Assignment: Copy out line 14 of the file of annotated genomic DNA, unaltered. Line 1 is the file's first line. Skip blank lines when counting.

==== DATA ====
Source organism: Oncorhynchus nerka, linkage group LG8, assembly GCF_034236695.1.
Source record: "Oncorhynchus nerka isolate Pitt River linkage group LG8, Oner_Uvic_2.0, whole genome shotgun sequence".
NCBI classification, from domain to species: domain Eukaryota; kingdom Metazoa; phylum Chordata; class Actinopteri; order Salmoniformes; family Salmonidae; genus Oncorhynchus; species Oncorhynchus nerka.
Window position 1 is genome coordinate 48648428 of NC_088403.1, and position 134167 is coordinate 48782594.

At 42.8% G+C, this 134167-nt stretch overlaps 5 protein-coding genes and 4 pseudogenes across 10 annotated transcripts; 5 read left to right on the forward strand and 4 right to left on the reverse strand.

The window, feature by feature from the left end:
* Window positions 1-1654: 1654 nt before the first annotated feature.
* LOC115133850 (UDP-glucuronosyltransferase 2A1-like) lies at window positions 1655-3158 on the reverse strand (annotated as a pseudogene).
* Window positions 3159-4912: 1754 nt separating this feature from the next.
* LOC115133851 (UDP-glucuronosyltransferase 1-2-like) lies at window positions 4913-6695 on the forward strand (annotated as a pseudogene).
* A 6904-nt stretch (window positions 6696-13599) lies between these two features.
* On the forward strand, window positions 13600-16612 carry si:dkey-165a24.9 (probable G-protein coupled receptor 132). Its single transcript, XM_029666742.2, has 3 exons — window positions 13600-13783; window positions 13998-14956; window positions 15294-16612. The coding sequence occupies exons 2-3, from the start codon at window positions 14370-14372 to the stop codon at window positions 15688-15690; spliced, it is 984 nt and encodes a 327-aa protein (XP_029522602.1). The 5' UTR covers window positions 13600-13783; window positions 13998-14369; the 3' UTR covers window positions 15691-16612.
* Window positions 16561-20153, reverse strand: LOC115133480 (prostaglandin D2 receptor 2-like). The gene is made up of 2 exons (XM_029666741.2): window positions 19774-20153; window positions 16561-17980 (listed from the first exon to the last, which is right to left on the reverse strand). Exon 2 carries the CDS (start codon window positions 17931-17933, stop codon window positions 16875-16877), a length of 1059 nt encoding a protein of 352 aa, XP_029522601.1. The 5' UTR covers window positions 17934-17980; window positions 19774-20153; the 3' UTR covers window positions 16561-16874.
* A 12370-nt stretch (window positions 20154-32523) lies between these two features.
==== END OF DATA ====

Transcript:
* A 12370-nt stretch (window positions 20154-32523) lies between these two features.